7 December 2017

The burning ambition of the Saudi crown prince

By James Snell

The kingdom of Saudi Arabia’s conservatism is well-known. It is religious, social, and political. Saudi Arabia is a monarchy whose legitimacy is supported by clerical authority. Many outsiders, particularly Westerners, assume from this that the country is entirely retrograde, that reform of its institutions, laws and society may never come.

It’s a myopic view, as generalisations tend to be. But it does contain some resemblance to reality. Observers can, therefore, be excused for a touch of excitement at the possibility of change. And the man generating some of that excitement is the kingdom’s young crown prince, Muhammad bin Salman.

Bin Salman is 32 years old. He has held government office for little over two years. Yet despite his inexperience, bin Salman stands poised to be a deeply consequential figure, a man who may either change Saudi society dramatically for the better or fail to do so and, in turn, wreck the country’s international standing through a series of ill-judged bids for regional power.

The event which announced bin Salman as a coming man – aside from his ascent to the title of crown prince in the first place – was his purge, beginning last month, of oligarchs and dissenting members of the country’s royal house. The purge was said to be a series of anti-corruption measures. But its scope is greater and effects more extensive than this would allow.

A “shakedown” of some Saudi billionaires ensued. Some very rich men found themselves imprisoned at the Ritz-Carlton hotel in the capital, Riyadh, and induced to hand over vast assets to the Saudi state. The purge also widened to include the arresting of leading military figures.

It has been described as a classic power grab. But bin Salman is not one Gulf state prince among many. Even for a man as favoured as he has been, his ambition, for both the Saudi state and for himself, stands out.

He is a young man with some big ideas. One of them is Neom, the grandiose plan to build, from the desert up, a $30 billion city at the Gulf of Aqaba, including a bridge to Sinai. A new city of the future.

The plan for Neom sits amid a broader set of long-necessary economic and social reforms, which bin Salman has embraced. The Saudi state knows it needs to reform its economy and embrace exports and industries which diverge from the kingdom’s oil-dominated recent past. And to do so, the state requires structural reform and social change.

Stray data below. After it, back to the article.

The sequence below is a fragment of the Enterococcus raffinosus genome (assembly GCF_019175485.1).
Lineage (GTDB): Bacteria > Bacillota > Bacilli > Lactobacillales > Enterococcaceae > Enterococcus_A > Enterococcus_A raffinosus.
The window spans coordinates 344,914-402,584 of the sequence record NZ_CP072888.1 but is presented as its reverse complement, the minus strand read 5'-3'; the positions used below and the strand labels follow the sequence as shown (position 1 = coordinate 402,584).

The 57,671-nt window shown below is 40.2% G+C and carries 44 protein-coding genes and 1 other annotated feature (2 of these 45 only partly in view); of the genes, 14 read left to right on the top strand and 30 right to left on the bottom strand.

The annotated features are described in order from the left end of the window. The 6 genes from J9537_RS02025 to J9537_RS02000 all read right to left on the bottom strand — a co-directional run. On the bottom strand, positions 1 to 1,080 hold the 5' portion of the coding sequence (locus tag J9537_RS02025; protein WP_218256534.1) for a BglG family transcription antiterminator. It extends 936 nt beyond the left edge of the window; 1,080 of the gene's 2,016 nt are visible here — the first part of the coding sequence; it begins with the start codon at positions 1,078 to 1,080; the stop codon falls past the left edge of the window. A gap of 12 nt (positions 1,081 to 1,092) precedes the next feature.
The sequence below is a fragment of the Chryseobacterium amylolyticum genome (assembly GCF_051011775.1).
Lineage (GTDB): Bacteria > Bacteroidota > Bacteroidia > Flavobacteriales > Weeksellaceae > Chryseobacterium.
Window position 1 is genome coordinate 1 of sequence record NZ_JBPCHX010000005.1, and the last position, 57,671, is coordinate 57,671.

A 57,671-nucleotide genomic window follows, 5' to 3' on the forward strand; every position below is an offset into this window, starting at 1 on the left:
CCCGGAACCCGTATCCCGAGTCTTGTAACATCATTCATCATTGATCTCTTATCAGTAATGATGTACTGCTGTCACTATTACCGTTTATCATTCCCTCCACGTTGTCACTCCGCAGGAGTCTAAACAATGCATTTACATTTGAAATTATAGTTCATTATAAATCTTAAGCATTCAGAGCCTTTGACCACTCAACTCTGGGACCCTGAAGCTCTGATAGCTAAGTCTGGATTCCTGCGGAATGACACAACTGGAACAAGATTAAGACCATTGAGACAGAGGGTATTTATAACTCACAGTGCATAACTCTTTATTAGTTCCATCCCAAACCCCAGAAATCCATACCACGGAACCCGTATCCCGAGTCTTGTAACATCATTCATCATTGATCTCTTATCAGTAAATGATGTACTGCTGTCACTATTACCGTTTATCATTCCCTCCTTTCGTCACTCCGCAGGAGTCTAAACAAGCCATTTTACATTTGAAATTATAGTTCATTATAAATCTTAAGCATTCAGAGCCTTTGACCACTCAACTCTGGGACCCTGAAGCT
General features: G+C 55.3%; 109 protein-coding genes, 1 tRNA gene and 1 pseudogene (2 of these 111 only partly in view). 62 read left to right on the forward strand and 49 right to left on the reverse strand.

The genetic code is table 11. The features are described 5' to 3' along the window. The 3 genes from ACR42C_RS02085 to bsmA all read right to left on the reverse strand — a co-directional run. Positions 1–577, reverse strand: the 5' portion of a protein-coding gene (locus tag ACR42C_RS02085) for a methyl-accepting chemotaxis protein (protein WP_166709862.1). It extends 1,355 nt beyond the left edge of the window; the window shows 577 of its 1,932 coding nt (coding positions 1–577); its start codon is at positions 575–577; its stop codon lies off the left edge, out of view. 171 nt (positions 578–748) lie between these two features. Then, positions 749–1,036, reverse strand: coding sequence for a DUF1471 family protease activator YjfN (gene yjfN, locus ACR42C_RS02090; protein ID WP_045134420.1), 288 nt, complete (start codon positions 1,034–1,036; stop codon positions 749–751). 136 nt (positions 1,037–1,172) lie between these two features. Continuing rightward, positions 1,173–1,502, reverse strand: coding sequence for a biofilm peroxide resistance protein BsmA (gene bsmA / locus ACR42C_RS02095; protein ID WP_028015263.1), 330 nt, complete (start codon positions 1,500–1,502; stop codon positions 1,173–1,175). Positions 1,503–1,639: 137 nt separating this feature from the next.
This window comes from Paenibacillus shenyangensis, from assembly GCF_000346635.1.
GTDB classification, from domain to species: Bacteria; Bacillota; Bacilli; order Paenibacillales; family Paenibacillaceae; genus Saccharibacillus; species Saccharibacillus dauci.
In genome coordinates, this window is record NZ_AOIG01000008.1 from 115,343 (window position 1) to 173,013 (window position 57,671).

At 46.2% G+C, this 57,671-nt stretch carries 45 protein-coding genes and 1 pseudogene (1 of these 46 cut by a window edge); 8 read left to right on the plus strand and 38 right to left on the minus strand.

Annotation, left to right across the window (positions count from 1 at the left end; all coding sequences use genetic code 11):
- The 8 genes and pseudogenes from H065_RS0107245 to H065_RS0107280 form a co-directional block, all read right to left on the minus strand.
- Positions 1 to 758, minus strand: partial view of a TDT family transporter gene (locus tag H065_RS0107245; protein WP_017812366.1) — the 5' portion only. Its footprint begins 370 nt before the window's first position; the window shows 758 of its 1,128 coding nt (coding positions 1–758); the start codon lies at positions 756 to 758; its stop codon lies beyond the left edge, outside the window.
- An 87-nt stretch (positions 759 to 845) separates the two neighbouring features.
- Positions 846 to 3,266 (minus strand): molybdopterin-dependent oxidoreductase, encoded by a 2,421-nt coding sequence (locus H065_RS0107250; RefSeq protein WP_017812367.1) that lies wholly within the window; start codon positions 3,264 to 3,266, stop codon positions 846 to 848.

While the hope for reform is significant, more significant are the practical changes already made under bin Salman’s influence, such as the extension of the right to drive to women. This has instantly improved, however partially, the lot of half the country.

Neom is something else entirely: an attempt to write “humanity’s new chapter”. As well as an attempt to wean Saudi off its oil addiction. It is difficult not to experience a little awe

Such ambition is not unique to the Saudi state. Nor is it unique to the Saudi state at this time in its history. Much has changed since the discovery of oil, for example. But in bin Salman, present-day reform has found a political figurehead, and the rate of change within the kingdom appears to have sped up.

Some have compared bin Salman to the French president Emmanuel Macron. There is superficial similarity between these two young men on the move. Yet the ambition of bin Salman, unchecked by democratic mandates and term limits, surpasses that of the dynamic Frenchman.

Nor for all his energy, is he the man to bring about the revolution he seeks.

He is inexperienced. He is, like many unelected leaders, autocratic by tendency. He has not demonstrated skill and competence in his handling of foreign affairs. Included among these episodes are the incompetently conducted war in Yemen, and the imbroglio which has convulsed the politics of Lebanon and resulted in the generation of some bizarre political theatre (which, no doubt coincidentally, featured Macron in more than a walk-on role).

There is a point at which dynamism becomes mere nervous energy. Bin Salman exhibits too much of the latter for comfort.

Still, change and reform are not necessarily doomed to descend into chaos and disappointment. And it is good to see that, as the old Arab dictators die, they are not replaced by men in their ossified image.

James Snell is a British writer whose work has appeared in National Review, Prospect and History Today